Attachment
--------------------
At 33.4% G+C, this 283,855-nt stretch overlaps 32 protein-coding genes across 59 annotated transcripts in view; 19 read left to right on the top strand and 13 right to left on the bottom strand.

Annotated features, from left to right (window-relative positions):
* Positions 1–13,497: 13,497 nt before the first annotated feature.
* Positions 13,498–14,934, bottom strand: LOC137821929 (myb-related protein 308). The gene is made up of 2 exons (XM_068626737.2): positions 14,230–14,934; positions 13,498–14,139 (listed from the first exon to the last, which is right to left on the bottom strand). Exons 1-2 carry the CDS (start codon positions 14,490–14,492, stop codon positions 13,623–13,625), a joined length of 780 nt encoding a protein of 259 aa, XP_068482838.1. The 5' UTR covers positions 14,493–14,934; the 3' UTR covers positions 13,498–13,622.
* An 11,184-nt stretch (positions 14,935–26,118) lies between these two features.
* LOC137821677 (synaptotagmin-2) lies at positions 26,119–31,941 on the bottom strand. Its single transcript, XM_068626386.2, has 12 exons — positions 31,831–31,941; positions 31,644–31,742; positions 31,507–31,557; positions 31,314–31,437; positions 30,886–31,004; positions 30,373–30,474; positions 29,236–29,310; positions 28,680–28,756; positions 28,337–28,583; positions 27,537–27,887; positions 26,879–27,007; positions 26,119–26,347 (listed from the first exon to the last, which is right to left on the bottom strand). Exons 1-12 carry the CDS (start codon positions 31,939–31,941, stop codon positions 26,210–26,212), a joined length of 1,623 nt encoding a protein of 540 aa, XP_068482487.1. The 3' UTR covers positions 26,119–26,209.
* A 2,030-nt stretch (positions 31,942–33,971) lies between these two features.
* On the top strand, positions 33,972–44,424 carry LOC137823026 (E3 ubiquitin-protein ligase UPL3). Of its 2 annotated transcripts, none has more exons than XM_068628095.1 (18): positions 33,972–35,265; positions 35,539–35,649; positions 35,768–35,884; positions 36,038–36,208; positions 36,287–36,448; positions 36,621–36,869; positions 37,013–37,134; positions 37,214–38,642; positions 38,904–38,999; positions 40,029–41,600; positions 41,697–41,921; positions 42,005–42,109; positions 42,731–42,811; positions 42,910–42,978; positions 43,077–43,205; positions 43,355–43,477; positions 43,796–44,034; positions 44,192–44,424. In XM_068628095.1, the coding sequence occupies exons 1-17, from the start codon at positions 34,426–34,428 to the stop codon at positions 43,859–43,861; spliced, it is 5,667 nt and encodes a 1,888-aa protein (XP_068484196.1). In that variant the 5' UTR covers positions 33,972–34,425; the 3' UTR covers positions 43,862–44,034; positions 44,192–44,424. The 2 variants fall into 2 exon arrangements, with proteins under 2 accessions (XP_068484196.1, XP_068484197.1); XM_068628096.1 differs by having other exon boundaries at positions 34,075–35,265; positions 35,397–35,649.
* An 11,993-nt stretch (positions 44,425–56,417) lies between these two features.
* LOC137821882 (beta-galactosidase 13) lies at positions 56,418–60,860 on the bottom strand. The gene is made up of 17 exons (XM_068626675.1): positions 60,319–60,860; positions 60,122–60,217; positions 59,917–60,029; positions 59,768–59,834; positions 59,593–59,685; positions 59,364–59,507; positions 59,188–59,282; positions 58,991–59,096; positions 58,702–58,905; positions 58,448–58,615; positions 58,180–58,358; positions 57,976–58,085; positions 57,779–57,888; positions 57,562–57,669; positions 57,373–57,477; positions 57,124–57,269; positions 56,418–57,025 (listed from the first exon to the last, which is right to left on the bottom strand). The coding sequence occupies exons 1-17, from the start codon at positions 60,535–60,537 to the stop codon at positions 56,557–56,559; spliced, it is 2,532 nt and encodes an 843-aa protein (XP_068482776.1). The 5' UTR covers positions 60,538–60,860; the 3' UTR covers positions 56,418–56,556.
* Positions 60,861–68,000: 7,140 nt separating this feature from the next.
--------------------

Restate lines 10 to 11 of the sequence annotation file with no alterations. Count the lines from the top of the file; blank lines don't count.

* LOC137821882 (beta-galactosidase 13) lies at positions 56,418–60,860 on the bottom strand. The gene is made up of 17 exons (XM_068626675.1): positions 60,319–60,860; positions 60,122–60,217; positions 59,917–60,029; positions 59,768–59,834; positions 59,593–59,685; positions 59,364–59,507; positions 59,188–59,282; positions 58,991–59,096; positions 58,702–58,905; positions 58,448–58,615; positions 58,180–58,358; positions 57,976–58,085; positions 57,779–57,888; positions 57,562–57,669; positions 57,373–57,477; positions 57,124–57,269; positions 56,418–57,025 (listed from the first exon to the last, which is right to left on the bottom strand). The coding sequence occupies exons 1-17, from the start codon at positions 60,535–60,537 to the stop codon at positions 56,557–56,559; spliced, it is 2,532 nt and encodes an 843-aa protein (XP_068482776.1). The 5' UTR covers positions 60,538–60,860; the 3' UTR covers positions 56,418–56,556.
* Positions 60,861–68,000: 7,140 nt separating this feature from the next.